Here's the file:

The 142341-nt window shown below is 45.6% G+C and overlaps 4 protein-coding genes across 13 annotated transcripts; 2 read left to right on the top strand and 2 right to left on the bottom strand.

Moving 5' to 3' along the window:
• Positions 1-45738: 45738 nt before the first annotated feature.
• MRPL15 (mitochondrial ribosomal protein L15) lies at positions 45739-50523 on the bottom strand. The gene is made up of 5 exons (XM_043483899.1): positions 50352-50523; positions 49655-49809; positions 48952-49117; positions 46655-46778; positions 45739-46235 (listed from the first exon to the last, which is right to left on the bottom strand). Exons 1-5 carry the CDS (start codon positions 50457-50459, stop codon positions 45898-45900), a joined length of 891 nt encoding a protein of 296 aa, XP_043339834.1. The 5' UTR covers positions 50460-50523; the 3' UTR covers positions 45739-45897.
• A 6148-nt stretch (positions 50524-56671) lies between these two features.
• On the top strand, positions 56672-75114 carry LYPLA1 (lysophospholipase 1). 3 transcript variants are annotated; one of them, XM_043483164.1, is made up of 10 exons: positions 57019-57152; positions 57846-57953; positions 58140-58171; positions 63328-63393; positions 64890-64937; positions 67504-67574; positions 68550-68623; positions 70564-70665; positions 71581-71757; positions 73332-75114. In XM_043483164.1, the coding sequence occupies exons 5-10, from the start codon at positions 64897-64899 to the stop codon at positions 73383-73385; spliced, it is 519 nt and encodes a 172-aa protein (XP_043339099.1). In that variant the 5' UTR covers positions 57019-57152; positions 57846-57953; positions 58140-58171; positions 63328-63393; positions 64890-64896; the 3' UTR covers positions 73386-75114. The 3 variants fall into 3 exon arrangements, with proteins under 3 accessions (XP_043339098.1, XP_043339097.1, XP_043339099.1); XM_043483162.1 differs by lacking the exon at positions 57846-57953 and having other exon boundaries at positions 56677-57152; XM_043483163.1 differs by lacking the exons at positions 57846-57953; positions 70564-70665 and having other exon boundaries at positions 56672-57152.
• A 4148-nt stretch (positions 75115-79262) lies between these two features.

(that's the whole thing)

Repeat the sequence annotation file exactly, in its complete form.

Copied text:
The 142341-nt window shown below is 45.6% G+C and overlaps 4 protein-coding genes across 13 annotated transcripts; 2 read left to right on the top strand and 2 right to left on the bottom strand.

Moving 5' to 3' along the window:
• Positions 1-45738: 45738 nt before the first annotated feature.
• MRPL15 (mitochondrial ribosomal protein L15) lies at positions 45739-50523 on the bottom strand. The gene is made up of 5 exons (XM_043483899.1): positions 50352-50523; positions 49655-49809; positions 48952-49117; positions 46655-46778; positions 45739-46235 (listed from the first exon to the last, which is right to left on the bottom strand). Exons 1-5 carry the CDS (start codon positions 50457-50459, stop codon positions 45898-45900), a joined length of 891 nt encoding a protein of 296 aa, XP_043339834.1. The 5' UTR covers positions 50460-50523; the 3' UTR covers positions 45739-45897.
• A 6148-nt stretch (positions 50524-56671) lies between these two features.
• On the top strand, positions 56672-75114 carry LYPLA1 (lysophospholipase 1). 3 transcript variants are annotated; one of them, XM_043483164.1, is made up of 10 exons: positions 57019-57152; positions 57846-57953; positions 58140-58171; positions 63328-63393; positions 64890-64937; positions 67504-67574; positions 68550-68623; positions 70564-70665; positions 71581-71757; positions 73332-75114. In XM_043483164.1, the coding sequence occupies exons 5-10, from the start codon at positions 64897-64899 to the stop codon at positions 73383-73385; spliced, it is 519 nt and encodes a 172-aa protein (XP_043339099.1). In that variant the 5' UTR covers positions 57019-57152; positions 57846-57953; positions 58140-58171; positions 63328-63393; positions 64890-64896; the 3' UTR covers positions 73386-75114. The 3 variants fall into 3 exon arrangements, with proteins under 3 accessions (XP_043339098.1, XP_043339097.1, XP_043339099.1); XM_043483162.1 differs by lacking the exon at positions 57846-57953 and having other exon boundaries at positions 56677-57152; XM_043483163.1 differs by lacking the exons at positions 57846-57953; positions 70564-70665 and having other exon boundaries at positions 56672-57152.
• A 4148-nt stretch (positions 75115-79262) lies between these two features.